Proud of Our Legacy

Celebrating Diversity






Rollins | 1885-2010 | 125 Years


Rollins continues to build on its legacy by bringing the world—and a more diverse community—to its campus. This year, 154 international students representing 51 countries were enrolled at Rollins, and the College’s 15 thriving cultural organizations hosted events throughout the year celebrating diversity and inclusivity. Drawing on thinkers like Martin Luther King, Jr., students, faculty, staff, and alumni are actively engaged in realizing a vision of community, hope, and equality.


Three students partake in the MLK celebrations.


“The function of education is to teach one to think intensively and to think critically. Intelligence plus character—that is the goal of true education.”
—Martin Luther King, Jr.



Chinese New Year celebration. Photo courtesy of Multicultural Affairs.

Sharing the dream—A collaborative drum circle designed to unite community members through the power of music launched a weeklong campus celebration in January honoring the life and legacy of Martin Luther King, Jr. and aimed at engaging members of the Rollins community in meaningful dialogue about race, community, and justice. A highlight of the celebration was a performance of “Colours of Courage,” a contemporary dance outlining the history of the African-American experience. Following the show, Rollins alumni Craig W. Johnson ’96 and Dario J. Moore ’96, who founded the first African-American dance ensemble in Central Florida, joined Director of Mulicultural Affairs Mahjabeen Rafiuddin for a talkback with the audience. MLK Week, which also included showings of documentary films, a day of volunteer work at Pine Hills Elementary School, and a poetry slam, came to a close at 6:01 p.m. on Monday, January 18, as community members gathered for a memorial and candlelight vigil to commemorate the time of King’s assassination.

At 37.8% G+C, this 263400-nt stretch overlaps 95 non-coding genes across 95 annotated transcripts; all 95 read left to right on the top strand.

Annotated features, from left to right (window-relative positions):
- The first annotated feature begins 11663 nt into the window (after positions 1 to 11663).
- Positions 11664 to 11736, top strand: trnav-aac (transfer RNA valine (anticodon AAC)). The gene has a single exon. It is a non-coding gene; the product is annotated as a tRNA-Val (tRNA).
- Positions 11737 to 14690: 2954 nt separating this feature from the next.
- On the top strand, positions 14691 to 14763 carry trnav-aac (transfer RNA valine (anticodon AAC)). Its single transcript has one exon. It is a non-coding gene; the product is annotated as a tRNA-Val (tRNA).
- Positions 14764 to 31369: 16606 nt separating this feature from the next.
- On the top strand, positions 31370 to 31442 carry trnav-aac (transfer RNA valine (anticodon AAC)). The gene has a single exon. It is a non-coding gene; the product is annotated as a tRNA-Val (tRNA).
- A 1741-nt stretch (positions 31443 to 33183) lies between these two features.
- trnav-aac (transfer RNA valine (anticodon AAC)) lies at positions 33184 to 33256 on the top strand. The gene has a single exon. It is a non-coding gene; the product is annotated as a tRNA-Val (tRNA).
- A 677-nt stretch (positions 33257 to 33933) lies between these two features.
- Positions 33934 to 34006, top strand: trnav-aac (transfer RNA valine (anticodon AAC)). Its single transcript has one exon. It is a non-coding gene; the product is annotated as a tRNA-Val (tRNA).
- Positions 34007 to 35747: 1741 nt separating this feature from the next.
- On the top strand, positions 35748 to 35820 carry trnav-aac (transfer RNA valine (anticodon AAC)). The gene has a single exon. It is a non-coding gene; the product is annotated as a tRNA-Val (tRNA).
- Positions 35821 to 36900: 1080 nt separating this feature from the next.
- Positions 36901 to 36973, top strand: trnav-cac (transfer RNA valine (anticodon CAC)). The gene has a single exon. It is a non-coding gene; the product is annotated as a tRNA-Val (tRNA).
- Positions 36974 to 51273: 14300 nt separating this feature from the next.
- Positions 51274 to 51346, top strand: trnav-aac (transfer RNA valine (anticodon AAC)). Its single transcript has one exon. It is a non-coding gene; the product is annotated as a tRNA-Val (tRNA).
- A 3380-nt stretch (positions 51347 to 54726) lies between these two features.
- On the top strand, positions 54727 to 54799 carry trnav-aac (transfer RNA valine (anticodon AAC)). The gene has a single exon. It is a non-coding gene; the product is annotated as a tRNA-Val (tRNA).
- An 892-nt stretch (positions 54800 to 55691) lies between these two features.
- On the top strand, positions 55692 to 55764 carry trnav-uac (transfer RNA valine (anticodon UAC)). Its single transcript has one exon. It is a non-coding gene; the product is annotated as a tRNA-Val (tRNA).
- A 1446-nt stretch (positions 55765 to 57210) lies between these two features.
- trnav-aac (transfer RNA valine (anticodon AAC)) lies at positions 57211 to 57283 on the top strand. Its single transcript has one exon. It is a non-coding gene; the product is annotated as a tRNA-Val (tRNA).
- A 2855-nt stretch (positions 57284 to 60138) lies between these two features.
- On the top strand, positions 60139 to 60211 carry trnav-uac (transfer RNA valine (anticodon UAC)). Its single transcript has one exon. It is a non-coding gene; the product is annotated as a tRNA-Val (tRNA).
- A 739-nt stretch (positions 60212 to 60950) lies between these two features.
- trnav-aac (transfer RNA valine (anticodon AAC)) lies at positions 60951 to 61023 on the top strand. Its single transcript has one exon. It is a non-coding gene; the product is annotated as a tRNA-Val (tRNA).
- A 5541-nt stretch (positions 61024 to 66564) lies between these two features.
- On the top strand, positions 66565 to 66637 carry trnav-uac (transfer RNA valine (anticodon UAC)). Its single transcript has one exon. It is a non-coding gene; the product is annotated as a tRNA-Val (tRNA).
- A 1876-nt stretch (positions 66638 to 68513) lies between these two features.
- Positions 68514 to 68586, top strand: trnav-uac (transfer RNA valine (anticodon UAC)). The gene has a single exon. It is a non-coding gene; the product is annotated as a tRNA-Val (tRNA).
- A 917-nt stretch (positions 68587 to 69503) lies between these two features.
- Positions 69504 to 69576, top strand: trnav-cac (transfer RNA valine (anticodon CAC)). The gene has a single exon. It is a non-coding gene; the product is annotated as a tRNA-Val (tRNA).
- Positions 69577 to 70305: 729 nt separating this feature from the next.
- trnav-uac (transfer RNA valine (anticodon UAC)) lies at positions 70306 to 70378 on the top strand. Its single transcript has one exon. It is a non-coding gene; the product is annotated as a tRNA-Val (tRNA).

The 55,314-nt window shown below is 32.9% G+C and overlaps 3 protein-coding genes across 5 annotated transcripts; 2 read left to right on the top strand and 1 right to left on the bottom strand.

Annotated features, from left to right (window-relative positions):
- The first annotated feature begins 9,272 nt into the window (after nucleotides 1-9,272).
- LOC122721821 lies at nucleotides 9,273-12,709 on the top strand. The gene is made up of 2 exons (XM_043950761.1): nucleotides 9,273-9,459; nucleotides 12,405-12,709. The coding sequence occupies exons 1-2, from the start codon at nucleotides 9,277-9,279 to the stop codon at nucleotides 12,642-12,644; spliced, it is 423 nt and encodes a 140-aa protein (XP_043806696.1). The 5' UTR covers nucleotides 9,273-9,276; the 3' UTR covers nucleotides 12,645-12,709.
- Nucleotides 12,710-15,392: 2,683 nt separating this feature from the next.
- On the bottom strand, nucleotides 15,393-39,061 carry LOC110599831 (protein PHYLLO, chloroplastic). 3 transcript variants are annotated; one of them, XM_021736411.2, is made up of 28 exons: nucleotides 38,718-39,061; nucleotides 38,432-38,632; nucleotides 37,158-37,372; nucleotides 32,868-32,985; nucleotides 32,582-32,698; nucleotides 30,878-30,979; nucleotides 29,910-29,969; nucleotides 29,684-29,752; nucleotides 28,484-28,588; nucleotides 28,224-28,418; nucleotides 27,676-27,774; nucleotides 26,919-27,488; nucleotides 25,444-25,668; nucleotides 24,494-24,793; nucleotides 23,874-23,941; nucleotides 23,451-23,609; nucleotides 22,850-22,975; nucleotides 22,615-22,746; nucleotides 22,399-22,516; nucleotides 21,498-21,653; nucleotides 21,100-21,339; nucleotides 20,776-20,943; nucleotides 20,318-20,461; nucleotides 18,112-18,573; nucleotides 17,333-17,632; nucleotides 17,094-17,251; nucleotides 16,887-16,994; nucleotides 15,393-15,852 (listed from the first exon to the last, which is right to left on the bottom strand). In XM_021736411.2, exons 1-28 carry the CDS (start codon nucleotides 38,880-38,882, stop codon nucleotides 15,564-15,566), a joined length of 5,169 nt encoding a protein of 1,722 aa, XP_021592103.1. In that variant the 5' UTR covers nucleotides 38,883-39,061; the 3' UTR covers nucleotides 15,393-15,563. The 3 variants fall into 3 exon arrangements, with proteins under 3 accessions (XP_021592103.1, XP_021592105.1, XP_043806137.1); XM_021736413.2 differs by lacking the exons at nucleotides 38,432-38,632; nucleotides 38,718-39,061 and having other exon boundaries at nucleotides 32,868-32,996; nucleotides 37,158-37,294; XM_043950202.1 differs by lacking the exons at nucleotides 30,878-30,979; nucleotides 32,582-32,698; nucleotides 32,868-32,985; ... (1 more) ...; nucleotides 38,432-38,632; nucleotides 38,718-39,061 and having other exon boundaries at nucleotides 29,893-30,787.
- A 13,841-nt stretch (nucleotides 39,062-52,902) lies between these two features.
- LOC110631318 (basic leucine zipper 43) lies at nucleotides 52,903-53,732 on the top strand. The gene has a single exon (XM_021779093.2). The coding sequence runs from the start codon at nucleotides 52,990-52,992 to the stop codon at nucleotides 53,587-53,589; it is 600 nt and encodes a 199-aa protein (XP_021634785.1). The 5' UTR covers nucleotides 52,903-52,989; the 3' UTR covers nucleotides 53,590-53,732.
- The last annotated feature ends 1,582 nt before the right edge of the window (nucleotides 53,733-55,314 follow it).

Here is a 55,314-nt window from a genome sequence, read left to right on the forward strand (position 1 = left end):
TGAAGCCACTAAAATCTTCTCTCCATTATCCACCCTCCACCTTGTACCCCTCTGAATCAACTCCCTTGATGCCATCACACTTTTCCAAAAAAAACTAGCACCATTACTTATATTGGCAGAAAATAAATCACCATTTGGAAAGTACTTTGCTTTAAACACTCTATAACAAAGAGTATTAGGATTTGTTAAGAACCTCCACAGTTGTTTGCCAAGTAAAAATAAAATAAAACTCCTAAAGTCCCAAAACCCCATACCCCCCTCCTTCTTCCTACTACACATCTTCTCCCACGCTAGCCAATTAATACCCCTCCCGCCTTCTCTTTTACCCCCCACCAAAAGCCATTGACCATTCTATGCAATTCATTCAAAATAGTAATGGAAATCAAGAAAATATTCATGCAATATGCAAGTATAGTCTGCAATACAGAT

Cultural enlightenment—In October, lights filled the Cornell Campus Center in celebration of Diwali. The Hindu festival, during which people light candles to signify their triumph of good over evil, is a time to remember those less fortunate and to unite people across religions and cultures. Rollins students celebrated the event by enjoying traditional Indian food, music, and dance.

International extravaganza—In November, Rollins participated in International Education Week, a national celebration of the benefits of international education and exchange worldwide. Campus events included a Rollins World Cup soccer tournament, an Iron Chef cooking competition, a steel drum band, international dance demonstrations, Chinese acrobatics, and an international marketplace. Throughout the week, flags representing the countries of citizenship of Rollins’ international students were displayed on campus.

Voices for Women—Alumnae Anne Lacsamana ’93, Molly Talcott ’98, and Dorcas Gilmore ’00, who were instrumental in establishing feminist campus initiatives such as the student group Voices for Women, joined students Frankie Mastrangelo ’10HH, Shannon Frey ’10, and Lizzie Hovanetz ’10HH for a panel discussion in February. The conversation focused on the importance of educating about and supporting women’s issues and initiatives, both in and out of the classroom.